You will be sitting for long periods of time seeing patients, more so than you would in the office. You want as comfortable a desk area as possible. An ergonomic chair or a standing desk will ensure you don't need to telehealth a back specialist.
Though they've gained incredible popularity with YouTubers and social media stars, ring lights are amazing for illuminating your face during calls or recordings. They perfectly light up the surrounding area without washing out your actual face, making for the perfect light source every time. Ring lights tend to be less harsh than fluorescent or normal bulbs.
Setting up Your Telehealth Office
Now that you've got all the necessary equipment, you need to choose a space from which to work. If you're working from home, this means designating an area that is only for telehealth work. You shouldn't go to speak with a client from a desk cluttered with paperwork, half-eaten lunches, or any other clutter.
The first thing is to consider the space itself: don't choose an area of your home where there will be people tromping through. Secondly, it has to have access to electricity and internet—this might preclude a basement if WiFi signals won't reach.
As we talked about before, a ring light is a great way to ensure your patients can see you and that you're not washed out. Ambient lighting, however, can make things difficult as well. Make sure you're not set up next to a window as the natural light can simply make seeing you difficult. It can also ruin the benefits of your ring light or other webcam lighting. Soft light bulbs are preferable to fluorescents as well if you have overhead lighting as well.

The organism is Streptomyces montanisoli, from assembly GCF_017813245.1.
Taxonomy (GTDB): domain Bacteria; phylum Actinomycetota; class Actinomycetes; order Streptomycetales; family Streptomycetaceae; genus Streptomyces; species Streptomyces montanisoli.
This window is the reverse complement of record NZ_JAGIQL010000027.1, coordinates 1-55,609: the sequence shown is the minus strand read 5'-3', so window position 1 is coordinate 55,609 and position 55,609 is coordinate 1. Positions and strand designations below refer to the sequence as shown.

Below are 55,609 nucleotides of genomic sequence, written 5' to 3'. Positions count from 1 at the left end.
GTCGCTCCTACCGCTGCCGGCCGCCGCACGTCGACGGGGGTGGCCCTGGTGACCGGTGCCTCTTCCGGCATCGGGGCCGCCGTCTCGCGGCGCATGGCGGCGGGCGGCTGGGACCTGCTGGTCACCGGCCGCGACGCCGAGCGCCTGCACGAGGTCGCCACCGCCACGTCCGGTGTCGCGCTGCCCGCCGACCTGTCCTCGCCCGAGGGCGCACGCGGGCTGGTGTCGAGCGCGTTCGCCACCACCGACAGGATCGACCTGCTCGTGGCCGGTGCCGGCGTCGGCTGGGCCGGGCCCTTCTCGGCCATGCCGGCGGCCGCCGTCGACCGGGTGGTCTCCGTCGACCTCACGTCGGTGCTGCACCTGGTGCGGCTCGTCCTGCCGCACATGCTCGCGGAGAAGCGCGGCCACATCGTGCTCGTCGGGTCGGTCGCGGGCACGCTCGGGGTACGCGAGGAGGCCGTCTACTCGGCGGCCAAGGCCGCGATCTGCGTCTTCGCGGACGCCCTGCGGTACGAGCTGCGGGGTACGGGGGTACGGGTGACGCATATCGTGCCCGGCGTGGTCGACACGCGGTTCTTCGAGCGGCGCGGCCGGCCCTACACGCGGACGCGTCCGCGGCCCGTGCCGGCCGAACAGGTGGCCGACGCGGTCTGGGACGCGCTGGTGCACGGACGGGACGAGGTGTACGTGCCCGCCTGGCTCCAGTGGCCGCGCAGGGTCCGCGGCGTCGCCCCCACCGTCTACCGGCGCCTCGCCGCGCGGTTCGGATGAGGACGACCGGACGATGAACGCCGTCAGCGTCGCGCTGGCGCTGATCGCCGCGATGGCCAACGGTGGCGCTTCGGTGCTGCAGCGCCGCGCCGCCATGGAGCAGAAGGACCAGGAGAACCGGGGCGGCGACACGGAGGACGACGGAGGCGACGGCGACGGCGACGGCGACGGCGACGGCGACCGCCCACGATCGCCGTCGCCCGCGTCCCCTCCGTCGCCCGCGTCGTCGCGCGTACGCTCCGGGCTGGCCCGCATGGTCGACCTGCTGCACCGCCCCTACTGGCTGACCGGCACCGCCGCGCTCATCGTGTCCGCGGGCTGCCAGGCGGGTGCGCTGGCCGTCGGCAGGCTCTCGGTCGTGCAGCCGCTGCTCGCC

Make the Space Look Professional
Your doctor's office is likely pretty clinical and though that can make people uneasy, in general people prefer that to a cluttered, disorganized mess. Choose decor that is minimal at best, and that is soothing—a few plants, family photos, but nothing loud or boisterous. Additionally, consider eating and drinking away from your station. A coffee cup is fine, but snacks and other drinks are pushing it.
Minimize clutter, and definitely keep your patient files off your desk. It's honestly a good idea to keep a separate location for paperwork, using your telehealth desk only for seeing patients.
Make sure your desk and chairs match, at least minimally. For instance, it looks jarring for you to be sitting on a folding chair while your desk is wooden. These small things are enough to make patients uneasy about your services, or telehealth in general.
Telehealth is a Fantastic Additional Revenue Stream
When you're prepared, professional, and tidy, your patients will be more than happy to get seen via telehealth. This is great for them and for you, as it opens up new monetary possibilities and keeps them from long travel and wait times.
Partnering with an experienced telehealth platform can make all the pieces fall into place, helping you find patients, specialists, and even employees. You'll see that with some help, setting up a telehealth business is easier than you might expect.